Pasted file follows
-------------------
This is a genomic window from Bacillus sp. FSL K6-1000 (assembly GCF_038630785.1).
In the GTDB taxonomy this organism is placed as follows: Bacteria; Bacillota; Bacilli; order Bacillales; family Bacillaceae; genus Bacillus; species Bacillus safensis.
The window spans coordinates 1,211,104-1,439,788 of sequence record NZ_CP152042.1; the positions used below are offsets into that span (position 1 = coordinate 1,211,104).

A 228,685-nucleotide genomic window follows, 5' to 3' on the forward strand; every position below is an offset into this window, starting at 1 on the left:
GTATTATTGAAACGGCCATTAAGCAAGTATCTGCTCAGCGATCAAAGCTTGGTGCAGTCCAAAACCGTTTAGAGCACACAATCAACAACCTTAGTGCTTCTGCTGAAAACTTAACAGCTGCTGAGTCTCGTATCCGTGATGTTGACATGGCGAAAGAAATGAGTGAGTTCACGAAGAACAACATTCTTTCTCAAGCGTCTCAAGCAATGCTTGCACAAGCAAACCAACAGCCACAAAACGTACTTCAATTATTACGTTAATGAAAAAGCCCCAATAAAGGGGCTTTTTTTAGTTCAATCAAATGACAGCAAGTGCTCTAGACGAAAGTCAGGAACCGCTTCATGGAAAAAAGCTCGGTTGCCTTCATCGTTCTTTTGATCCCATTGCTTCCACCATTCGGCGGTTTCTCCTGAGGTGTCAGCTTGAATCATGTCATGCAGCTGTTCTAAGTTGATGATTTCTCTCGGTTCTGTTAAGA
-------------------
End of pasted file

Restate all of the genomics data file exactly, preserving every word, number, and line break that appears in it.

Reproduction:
This is a genomic window from Bacillus sp. FSL K6-1000 (assembly GCF_038630785.1).
In the GTDB taxonomy this organism is placed as follows: Bacteria; Bacillota; Bacilli; order Bacillales; family Bacillaceae; genus Bacillus; species Bacillus safensis.
The window spans coordinates 1,211,104-1,439,788 of sequence record NZ_CP152042.1; the positions used below are offsets into that span (position 1 = coordinate 1,211,104).

A 228,685-nucleotide genomic window follows, 5' to 3' on the forward strand; every position below is an offset into this window, starting at 1 on the left:
GTATTATTGAAACGGCCATTAAGCAAGTATCTGCTCAGCGATCAAAGCTTGGTGCAGTCCAAAACCGTTTAGAGCACACAATCAACAACCTTAGTGCTTCTGCTGAAAACTTAACAGCTGCTGAGTCTCGTATCCGTGATGTTGACATGGCGAAAGAAATGAGTGAGTTCACGAAGAACAACATTCTTTCTCAAGCGTCTCAAGCAATGCTTGCACAAGCAAACCAACAGCCACAAAACGTACTTCAATTATTACGTTAATGAAAAAGCCCCAATAAAGGGGCTTTTTTTAGTTCAATCAAATGACAGCAAGTGCTCTAGACGAAAGTCAGGAACCGCTTCATGGAAAAAAGCTCGGTTGCCTTCATCGTTCTTTTGATCCCATTGCTTCCACCATTCGGCGGTTTCTCCTGAGGTGTCAGCTTGAATCATGTCATGCAGCTGTTCTAAGTTGATGATTTCTCTCGGTTCTGTTAAGA